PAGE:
IT developers also benefit from using the right OLAP software. Although it is possible to build an OLAP system using software designed for transaction processing or data collection, it is certainly not a very efficient use of developer time. By using software specifically designed for OLAP, developers can deliver applications to business users faster, providing better service. Faster delivery of applications also reduces the applications backlog.
OLAP reduces the applications backlog still further by making business users self-sufficient enough to build their own models. However, unlike standalone departmental applications running on PC networks, OLAP applications are dependent on Data Warehouses and transaction processing systems to refresh their source level data. As a result, IT gains more self-sufficient users without relinquishing control over the integrity of the data.
IT also realizes more efficient operations through OLAP. By using software designed for OLAP, IT reduces the query drag and network traffic on transaction systems or the Data Warehouse.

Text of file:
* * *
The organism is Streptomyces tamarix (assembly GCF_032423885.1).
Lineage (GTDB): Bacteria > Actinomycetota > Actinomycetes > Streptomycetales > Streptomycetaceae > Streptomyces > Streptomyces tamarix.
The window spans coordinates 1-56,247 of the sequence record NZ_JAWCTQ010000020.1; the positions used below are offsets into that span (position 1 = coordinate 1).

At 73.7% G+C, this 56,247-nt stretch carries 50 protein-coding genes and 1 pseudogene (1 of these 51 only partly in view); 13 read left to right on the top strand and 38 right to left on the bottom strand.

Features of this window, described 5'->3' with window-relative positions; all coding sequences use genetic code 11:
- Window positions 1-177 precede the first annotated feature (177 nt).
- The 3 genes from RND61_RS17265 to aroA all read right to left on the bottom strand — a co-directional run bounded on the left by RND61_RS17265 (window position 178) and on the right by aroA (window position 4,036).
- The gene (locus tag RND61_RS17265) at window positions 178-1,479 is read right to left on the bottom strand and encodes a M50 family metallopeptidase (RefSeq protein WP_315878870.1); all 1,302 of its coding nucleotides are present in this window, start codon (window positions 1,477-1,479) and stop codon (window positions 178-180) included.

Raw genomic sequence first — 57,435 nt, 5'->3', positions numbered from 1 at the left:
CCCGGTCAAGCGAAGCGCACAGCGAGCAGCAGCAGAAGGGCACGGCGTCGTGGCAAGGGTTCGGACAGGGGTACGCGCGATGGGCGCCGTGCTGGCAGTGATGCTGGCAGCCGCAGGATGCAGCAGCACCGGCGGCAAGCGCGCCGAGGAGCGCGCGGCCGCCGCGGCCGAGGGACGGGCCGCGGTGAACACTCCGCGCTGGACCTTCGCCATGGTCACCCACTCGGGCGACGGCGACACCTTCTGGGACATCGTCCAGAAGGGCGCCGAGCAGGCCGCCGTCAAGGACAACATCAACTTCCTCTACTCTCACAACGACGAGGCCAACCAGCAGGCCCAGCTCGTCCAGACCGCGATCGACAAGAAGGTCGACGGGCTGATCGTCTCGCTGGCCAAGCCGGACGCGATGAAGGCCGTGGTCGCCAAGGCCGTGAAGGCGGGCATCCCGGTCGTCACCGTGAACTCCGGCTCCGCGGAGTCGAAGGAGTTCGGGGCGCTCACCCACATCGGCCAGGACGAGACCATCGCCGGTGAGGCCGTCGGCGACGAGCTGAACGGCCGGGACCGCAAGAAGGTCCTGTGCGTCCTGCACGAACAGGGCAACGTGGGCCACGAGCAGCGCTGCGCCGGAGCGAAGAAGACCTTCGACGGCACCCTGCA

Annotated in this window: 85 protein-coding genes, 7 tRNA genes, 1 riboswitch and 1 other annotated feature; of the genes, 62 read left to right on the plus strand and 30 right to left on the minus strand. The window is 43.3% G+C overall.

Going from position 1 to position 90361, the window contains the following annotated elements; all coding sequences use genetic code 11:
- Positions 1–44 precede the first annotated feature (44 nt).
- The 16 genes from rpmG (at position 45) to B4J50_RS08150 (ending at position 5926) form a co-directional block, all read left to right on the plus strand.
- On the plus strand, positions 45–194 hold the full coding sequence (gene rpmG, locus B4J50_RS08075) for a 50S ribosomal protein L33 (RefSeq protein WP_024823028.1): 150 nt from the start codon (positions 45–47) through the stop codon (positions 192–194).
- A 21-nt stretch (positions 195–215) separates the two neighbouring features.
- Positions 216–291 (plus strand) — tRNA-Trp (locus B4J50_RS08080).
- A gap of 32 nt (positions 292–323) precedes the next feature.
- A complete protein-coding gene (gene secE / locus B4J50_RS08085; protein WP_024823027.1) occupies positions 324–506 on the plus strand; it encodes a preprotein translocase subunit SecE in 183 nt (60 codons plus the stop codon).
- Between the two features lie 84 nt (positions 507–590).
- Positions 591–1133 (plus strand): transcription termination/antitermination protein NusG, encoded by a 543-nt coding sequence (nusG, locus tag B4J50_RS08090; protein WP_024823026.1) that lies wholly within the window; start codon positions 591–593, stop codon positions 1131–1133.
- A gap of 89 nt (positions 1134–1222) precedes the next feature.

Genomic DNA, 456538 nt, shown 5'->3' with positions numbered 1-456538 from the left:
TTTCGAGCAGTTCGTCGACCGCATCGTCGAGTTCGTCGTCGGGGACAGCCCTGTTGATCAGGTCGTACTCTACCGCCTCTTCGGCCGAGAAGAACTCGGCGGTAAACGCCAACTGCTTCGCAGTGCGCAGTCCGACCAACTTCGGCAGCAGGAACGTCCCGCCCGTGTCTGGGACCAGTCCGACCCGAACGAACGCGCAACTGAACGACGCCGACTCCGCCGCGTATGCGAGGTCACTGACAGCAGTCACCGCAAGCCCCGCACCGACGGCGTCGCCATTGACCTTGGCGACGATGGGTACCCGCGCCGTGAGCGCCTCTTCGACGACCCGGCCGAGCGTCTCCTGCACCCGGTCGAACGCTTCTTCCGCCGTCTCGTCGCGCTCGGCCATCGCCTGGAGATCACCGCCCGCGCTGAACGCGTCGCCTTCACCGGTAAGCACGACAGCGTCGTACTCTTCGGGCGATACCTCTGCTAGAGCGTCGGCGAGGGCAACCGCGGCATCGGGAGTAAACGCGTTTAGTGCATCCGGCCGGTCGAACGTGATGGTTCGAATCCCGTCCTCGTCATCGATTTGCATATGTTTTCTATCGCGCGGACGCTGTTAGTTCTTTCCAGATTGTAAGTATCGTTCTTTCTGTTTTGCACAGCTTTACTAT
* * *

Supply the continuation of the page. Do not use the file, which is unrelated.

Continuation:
Lastly, by providing the ability to model real business problems and a more efficient use of people resources, OLAP enables the organization as a whole to respond more quickly to market demands. Market responsiveness, in turn, often yields improved revenue and profitability.
Sarah Forsman is vice president of marketing of Symmetry Corporation, an On-Line Analytical Processing (OLAP) consulting firm in San Rafael, CA. She has 15 years of experience marketing and selling both OLAP and relational software and services.
© 1997 OLAP Council, all rights reserved.